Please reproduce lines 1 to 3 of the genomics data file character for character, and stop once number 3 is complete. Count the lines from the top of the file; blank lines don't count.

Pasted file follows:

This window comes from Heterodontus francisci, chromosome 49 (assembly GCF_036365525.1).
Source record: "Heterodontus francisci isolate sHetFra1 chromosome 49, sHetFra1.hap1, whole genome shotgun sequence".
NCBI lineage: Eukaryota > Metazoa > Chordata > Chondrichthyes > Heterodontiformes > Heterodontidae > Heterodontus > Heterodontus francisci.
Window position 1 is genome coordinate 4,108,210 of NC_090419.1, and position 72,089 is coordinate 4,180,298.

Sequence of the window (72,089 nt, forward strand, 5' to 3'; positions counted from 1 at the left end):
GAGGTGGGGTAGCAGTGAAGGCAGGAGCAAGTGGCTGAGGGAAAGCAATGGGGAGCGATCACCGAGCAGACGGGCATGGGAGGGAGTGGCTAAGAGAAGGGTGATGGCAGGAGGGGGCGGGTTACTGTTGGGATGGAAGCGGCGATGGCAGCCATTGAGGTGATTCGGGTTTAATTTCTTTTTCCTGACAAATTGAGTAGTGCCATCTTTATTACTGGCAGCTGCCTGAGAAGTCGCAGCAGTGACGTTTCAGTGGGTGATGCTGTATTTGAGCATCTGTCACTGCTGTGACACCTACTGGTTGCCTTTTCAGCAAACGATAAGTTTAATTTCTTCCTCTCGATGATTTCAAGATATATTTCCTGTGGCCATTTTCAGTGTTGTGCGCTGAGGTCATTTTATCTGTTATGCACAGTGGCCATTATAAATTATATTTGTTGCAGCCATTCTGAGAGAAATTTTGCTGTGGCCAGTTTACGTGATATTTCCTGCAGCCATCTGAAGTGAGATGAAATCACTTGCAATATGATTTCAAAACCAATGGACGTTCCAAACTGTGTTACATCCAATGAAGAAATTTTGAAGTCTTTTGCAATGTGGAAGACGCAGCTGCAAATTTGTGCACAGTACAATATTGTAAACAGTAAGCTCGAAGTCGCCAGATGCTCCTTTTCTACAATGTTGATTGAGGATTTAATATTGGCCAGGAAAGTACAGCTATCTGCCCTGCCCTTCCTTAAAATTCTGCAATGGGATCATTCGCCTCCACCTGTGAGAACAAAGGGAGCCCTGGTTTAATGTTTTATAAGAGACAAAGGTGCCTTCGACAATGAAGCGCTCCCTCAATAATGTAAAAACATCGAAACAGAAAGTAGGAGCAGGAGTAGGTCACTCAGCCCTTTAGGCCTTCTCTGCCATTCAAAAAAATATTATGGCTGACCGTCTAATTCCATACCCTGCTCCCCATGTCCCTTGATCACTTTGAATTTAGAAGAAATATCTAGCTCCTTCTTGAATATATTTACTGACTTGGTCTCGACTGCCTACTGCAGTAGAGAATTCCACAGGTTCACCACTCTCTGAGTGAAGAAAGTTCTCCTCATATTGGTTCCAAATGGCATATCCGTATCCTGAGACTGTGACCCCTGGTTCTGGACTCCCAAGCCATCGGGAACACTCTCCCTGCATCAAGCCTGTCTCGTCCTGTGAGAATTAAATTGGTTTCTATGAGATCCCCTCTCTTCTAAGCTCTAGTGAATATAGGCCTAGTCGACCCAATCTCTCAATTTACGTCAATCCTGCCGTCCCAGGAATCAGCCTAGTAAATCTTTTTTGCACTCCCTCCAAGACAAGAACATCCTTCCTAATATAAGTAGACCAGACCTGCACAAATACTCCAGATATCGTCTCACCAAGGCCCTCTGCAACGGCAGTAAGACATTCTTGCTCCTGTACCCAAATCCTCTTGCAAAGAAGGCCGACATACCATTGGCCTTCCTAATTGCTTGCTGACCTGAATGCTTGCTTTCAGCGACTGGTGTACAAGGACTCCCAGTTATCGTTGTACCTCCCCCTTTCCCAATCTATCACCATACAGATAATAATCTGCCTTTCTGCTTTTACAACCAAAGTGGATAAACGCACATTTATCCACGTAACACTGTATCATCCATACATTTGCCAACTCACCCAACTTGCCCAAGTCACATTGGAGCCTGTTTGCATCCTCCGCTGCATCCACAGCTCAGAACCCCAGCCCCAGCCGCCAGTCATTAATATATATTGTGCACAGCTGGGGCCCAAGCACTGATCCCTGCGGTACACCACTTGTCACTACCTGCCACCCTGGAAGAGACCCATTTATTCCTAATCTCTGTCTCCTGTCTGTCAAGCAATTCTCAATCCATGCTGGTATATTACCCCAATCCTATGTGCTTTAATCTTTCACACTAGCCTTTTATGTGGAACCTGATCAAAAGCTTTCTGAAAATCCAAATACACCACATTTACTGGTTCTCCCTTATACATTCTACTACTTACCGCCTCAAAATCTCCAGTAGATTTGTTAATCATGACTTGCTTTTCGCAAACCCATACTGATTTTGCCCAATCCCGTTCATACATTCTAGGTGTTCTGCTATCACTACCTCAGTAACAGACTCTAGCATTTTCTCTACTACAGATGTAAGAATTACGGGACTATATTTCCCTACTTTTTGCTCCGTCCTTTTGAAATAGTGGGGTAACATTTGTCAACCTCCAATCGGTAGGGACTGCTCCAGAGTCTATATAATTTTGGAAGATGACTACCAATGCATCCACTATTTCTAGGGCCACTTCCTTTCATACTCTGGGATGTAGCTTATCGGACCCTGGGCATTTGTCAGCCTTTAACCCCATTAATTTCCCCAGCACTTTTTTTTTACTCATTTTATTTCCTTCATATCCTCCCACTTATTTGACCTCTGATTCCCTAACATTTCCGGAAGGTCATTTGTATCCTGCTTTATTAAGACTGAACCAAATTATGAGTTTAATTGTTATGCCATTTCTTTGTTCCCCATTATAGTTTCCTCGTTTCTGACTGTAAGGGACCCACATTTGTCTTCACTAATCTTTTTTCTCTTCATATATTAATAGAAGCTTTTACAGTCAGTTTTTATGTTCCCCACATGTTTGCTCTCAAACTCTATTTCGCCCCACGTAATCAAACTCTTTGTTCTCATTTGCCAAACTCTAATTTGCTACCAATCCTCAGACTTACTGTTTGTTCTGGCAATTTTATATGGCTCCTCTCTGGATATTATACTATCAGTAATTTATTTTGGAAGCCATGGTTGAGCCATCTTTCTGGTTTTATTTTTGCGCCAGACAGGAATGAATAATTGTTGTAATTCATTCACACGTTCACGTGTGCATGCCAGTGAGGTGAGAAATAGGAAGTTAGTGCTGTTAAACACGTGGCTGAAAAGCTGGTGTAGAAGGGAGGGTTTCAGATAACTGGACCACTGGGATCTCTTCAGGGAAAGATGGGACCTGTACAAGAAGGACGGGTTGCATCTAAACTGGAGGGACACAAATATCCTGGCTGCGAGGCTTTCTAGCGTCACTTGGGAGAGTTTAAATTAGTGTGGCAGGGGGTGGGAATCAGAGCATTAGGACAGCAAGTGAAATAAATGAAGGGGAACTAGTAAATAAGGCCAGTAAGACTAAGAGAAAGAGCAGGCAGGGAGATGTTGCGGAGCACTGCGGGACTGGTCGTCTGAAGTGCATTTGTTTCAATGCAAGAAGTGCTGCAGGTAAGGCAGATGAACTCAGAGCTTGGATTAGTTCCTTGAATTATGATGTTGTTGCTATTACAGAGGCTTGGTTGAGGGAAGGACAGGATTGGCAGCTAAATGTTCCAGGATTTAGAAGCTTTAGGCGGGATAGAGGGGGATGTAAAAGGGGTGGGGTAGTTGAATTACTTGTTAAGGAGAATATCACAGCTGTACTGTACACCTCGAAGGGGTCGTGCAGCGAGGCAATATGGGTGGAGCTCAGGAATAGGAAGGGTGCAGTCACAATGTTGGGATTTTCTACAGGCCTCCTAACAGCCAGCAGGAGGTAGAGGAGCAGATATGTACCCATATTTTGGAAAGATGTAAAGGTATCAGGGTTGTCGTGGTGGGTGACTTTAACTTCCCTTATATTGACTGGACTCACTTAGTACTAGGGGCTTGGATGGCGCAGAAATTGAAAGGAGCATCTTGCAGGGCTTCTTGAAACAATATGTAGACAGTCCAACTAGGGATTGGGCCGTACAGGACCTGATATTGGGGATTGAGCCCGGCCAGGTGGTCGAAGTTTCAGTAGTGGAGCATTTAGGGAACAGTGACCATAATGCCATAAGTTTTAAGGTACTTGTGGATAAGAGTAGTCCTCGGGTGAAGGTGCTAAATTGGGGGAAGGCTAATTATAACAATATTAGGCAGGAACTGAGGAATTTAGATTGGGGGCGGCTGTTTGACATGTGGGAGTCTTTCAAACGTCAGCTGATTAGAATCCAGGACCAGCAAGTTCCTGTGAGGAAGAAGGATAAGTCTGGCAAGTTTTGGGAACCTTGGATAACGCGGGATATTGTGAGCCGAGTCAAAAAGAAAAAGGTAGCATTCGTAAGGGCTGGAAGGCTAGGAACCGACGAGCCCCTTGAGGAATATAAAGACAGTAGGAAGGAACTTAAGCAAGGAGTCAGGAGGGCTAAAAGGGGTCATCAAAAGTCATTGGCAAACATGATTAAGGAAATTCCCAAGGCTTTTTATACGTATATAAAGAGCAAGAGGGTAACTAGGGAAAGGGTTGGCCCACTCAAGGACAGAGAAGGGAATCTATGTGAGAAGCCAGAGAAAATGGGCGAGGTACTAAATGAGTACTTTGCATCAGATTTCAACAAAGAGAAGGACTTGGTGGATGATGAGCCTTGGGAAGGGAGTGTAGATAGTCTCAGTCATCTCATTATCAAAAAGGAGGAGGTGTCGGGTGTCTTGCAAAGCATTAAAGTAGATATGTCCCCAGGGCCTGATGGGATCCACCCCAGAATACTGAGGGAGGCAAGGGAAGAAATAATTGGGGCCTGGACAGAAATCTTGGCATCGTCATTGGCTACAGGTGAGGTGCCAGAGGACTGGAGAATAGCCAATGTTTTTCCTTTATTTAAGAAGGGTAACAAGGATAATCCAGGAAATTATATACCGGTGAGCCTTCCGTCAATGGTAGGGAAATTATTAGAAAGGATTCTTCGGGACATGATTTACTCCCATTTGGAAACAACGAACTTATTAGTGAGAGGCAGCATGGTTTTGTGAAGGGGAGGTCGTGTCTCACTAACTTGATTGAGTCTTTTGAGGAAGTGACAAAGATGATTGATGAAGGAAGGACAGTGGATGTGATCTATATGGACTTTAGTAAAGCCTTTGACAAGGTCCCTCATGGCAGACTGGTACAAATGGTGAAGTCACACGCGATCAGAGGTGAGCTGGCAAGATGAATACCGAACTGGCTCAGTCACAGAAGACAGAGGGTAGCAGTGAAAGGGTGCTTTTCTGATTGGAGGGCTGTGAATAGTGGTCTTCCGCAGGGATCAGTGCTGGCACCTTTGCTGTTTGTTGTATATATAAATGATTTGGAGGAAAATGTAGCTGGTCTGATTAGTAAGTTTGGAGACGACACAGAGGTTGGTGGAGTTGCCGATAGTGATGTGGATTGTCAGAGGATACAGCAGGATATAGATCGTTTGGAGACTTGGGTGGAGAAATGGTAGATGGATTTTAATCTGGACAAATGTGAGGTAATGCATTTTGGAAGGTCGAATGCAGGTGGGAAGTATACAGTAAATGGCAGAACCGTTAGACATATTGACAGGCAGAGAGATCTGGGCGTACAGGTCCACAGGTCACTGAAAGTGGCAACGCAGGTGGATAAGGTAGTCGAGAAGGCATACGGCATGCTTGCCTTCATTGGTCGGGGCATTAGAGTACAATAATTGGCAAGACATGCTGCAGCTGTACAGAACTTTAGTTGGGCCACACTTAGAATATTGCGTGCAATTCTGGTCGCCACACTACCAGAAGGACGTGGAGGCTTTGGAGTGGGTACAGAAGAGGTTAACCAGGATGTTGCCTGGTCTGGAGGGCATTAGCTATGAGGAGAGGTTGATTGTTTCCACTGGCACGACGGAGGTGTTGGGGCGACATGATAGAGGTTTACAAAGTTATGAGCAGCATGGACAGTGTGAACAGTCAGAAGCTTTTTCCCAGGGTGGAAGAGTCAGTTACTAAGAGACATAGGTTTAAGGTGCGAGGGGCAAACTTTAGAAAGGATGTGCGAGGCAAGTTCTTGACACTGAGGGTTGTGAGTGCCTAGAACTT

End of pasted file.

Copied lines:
This window comes from Heterodontus francisci, chromosome 49 (assembly GCF_036365525.1).
Source record: "Heterodontus francisci isolate sHetFra1 chromosome 49, sHetFra1.hap1, whole genome shotgun sequence".
NCBI lineage: Eukaryota > Metazoa > Chordata > Chondrichthyes > Heterodontiformes > Heterodontidae > Heterodontus > Heterodontus francisci.